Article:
Dr. Henry West (William Mapother, The Mentalist), a scientist and a family man, founded the Atticus Institute in the 1970s in order to research Psi abilities—everything ranging from clairvoyance to telekinesis and E.S.P. When a woman named Judith Winstead was brought in for testing in late 1979, West and his team of scientists were not expecting much. Judith, after all, appeared to be nothing special. She was the sort of woman who was easily looked past, skipped over and forgotten. But she outperformed every subject they had ever come in contact with on whatever test was laid out before her. Her abilities were not merely impressive, but they were described by one person in attendance as “God-like”…which ultimately became quite an ironic statement, once the truth came to light.
Judith was not just some gifted psychic, but was instead harboring a biblical evil that nobody in the lab could hope to comprehend. That’s when the government stepped in to assist, though their true intentions proved not to be so noble. They were not looking to help Judith Winstead so much as to help themselves. Possess the possession became their mantra, as they sought not only to contain the demon that was residing within Judith, but also to control it. To weaponize it. To force it to do the dirty work for the United States government that even their covert black ops teams were unable to do. But when you tussle with the devil, you’re likely to get burned.
Told in a mockumentary format, switching between talking-head interviews and archival footage, The Atticus Institute feels like a genuine piece of semi-exploitative tabloid evidence that one might stumble upon by accident while flipping through the myriad true crime cable stations—or, rather, it would if not for the supernatural subject matter. But the fact that it offers this illusion of authenticity speaks highly of the production values if nothing else. Nearly the entire film unfolds in a single location, but the styling of the characters and the effects shown in the “vintage” footage effectively captured the feeling of a bygone era.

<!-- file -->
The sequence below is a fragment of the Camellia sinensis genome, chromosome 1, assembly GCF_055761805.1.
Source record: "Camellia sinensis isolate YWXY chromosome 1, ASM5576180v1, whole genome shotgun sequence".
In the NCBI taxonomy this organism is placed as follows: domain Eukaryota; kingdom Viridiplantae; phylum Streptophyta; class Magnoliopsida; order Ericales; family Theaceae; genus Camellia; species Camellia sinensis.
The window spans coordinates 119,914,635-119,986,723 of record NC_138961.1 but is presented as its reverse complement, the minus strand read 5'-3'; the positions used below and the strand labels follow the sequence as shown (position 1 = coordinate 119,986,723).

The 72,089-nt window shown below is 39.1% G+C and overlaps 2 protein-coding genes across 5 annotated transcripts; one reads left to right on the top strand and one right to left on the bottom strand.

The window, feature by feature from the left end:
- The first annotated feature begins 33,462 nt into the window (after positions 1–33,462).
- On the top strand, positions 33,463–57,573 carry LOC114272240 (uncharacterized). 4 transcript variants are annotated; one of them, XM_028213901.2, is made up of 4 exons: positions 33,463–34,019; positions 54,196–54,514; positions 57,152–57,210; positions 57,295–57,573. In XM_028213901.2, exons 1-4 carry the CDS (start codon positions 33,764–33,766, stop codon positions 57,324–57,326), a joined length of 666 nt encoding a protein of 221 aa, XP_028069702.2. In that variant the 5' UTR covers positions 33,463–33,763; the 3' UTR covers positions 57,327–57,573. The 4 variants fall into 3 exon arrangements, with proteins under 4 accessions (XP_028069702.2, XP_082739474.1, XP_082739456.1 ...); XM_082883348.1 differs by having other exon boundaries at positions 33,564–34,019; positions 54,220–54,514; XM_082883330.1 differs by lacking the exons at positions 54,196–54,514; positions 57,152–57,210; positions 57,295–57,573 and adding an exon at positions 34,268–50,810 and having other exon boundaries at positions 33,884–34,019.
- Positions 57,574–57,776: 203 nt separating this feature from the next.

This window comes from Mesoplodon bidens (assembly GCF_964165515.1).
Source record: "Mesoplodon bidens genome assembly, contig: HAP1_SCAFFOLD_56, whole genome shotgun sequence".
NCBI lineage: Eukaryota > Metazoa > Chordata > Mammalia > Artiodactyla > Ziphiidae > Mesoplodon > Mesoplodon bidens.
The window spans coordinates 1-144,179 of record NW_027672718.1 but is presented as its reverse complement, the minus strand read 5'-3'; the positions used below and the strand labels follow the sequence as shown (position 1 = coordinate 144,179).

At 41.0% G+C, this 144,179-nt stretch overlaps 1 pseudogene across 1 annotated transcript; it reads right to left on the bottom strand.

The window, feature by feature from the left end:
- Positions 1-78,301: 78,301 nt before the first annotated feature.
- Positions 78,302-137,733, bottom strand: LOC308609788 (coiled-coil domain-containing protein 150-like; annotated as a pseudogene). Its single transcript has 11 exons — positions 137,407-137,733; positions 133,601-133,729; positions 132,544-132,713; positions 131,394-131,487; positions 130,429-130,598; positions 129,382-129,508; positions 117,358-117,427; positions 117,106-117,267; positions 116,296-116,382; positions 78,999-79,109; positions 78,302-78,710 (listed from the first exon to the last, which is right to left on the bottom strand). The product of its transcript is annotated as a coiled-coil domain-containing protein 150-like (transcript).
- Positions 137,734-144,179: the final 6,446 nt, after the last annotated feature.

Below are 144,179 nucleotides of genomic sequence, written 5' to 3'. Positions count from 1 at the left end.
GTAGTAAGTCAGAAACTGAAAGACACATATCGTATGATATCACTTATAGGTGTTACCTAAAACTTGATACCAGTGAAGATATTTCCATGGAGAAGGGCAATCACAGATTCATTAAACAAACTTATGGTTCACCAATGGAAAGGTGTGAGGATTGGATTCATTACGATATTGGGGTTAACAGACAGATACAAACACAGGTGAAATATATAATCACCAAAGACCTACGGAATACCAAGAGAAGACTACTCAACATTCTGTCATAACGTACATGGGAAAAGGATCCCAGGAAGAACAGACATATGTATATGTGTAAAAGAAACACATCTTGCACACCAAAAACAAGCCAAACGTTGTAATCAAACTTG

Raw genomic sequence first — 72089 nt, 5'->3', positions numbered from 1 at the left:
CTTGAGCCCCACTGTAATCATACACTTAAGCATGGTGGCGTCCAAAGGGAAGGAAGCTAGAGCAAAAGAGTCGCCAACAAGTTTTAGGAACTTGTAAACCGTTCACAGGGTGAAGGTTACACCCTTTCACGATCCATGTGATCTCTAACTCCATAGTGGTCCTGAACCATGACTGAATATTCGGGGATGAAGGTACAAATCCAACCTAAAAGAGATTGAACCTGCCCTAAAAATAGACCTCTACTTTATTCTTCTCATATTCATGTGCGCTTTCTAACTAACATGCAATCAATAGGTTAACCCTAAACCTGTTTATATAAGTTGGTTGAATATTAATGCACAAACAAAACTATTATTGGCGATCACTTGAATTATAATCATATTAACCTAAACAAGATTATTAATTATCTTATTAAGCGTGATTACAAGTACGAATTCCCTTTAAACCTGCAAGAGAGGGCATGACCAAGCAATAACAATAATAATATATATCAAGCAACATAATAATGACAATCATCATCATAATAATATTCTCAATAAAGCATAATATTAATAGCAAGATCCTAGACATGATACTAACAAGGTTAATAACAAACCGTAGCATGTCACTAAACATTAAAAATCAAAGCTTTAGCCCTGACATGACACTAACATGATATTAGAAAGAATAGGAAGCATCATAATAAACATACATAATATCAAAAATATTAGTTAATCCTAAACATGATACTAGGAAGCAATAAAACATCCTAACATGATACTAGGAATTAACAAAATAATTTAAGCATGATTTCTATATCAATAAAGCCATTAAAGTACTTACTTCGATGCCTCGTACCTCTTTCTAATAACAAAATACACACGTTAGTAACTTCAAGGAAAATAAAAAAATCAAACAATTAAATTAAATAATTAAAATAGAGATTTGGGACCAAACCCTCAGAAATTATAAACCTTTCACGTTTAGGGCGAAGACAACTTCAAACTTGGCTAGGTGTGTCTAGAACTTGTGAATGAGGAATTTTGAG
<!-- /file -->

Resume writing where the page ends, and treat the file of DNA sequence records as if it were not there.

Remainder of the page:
There is certainly no shortage of possession films on the market today, but The Atticus Institute remains one of the rare ones in that it is told not through a religious eye but rather through a scientific one. A priest does show up at one point, but he genuinely has very little to do with the proceedings. For the most part, nobody is waving scepters and reciting bible verses. They are instead extracting tissue samples and reciting previous studies. Writer-director Chris Sparling (who had previously penned 2010’s claustrophobic Buried) has given us a fresh take on something that we have all seen dozens of times before.
Rya Kihlstedt (Dexter) exuded a proper menace in her portrayal of Judith, showing the character’s range of a shy and tormented woman to a raving and vicious animal. Her contortions and facial expressions were enough to leave you feeling uncomfortable, and her blank stares made you question just what was going to happen next. It’s a dynamic and refreshing performance that doesn’t rely too heavily on special effects to convince you of the evil that exists inside her. In fact, pretty much all of the performances by the major players were commendable, and none of them faltered to the extent that it took me out of the film (even a few brief but questionably-rendered CGI effects didn’t manage to do that).
No, the major problem with The Atticus Institute is that it just isn’t very frightening. Aside from a few jump scares, and the occasionally tense moment, it just isn’t a very scary film. Don’t get me wrong: it was always interesting and always entertaining, but once the movie is over, there is no lingering feeling of unease. Meaning that it is a pretty damn good movie…but it is not a great horror movie.
The importance of that distinction will be left up to the individual viewer, but I for one will still be revisiting this particular institute again in the future.
WICKED RATING: 6.5/10
Director(s): Chris Sparling
Writer(s): Chris Sparling
Stars: Rya Kihlstedt, William Mapother
Release: January 20, 2015
Studio/ Production Co: Anchor Bay Entertainment
Length: 92 minutes